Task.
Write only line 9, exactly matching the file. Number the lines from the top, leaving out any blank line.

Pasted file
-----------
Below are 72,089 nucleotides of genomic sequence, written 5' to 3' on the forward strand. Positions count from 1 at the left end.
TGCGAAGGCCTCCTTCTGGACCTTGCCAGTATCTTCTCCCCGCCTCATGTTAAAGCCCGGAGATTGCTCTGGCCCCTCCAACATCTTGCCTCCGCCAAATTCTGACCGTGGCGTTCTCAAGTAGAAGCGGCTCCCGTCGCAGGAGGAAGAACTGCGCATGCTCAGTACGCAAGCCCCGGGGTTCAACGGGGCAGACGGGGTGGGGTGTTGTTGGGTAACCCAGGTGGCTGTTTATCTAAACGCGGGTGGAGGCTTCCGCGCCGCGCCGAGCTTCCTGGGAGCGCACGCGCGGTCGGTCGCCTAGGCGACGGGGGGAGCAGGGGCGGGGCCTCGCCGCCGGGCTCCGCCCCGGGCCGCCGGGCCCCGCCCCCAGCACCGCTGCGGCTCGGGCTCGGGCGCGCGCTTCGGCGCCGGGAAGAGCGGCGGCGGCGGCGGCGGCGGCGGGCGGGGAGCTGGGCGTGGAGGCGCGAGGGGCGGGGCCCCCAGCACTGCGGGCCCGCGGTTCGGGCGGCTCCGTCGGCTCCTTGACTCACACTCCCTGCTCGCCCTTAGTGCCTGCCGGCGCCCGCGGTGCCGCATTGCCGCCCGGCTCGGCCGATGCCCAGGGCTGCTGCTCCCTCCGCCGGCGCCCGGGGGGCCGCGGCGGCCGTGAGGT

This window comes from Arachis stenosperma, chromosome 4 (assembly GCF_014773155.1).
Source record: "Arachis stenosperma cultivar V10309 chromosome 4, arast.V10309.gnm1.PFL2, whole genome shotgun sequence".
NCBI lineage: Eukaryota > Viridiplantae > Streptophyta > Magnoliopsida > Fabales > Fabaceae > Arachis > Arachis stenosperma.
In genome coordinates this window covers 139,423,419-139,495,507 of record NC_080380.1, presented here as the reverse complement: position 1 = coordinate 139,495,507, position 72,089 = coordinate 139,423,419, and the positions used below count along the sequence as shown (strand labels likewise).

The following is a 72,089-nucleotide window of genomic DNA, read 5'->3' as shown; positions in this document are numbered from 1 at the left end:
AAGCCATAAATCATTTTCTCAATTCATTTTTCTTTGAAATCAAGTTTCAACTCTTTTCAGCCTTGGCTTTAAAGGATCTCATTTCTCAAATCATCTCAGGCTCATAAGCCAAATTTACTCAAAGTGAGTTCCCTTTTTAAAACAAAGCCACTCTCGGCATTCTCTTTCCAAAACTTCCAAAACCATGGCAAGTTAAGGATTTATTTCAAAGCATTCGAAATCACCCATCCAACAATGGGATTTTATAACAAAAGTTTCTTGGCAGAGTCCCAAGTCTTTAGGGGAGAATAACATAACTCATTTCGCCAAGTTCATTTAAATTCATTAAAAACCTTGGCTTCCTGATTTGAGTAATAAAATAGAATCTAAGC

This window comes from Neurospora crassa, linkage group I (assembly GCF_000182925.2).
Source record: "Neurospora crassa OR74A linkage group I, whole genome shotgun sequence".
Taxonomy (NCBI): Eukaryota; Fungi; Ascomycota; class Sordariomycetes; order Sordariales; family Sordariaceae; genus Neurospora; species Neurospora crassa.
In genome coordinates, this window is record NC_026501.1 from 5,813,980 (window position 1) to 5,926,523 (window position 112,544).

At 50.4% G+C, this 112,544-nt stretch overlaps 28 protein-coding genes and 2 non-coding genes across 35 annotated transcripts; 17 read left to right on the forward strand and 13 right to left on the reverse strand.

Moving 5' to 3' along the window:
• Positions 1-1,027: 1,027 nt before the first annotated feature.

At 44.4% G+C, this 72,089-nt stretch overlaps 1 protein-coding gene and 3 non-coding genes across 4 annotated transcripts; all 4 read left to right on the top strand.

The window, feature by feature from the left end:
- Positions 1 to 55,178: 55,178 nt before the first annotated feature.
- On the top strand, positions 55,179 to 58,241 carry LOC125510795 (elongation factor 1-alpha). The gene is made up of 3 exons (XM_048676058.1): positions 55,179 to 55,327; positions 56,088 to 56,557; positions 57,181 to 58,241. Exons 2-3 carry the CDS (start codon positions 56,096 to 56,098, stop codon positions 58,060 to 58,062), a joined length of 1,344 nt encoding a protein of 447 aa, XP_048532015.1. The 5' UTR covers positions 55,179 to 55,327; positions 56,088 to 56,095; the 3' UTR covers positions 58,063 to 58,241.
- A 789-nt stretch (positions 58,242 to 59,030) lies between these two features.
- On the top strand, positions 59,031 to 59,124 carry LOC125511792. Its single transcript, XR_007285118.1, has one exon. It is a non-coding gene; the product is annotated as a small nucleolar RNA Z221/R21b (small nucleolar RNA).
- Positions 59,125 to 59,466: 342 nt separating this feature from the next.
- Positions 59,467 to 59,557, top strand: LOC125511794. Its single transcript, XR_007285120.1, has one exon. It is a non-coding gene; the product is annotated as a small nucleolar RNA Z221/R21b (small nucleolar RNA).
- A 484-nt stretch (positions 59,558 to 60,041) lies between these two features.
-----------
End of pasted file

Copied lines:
This window comes from Neurospora crassa, linkage group I (assembly GCF_000182925.2).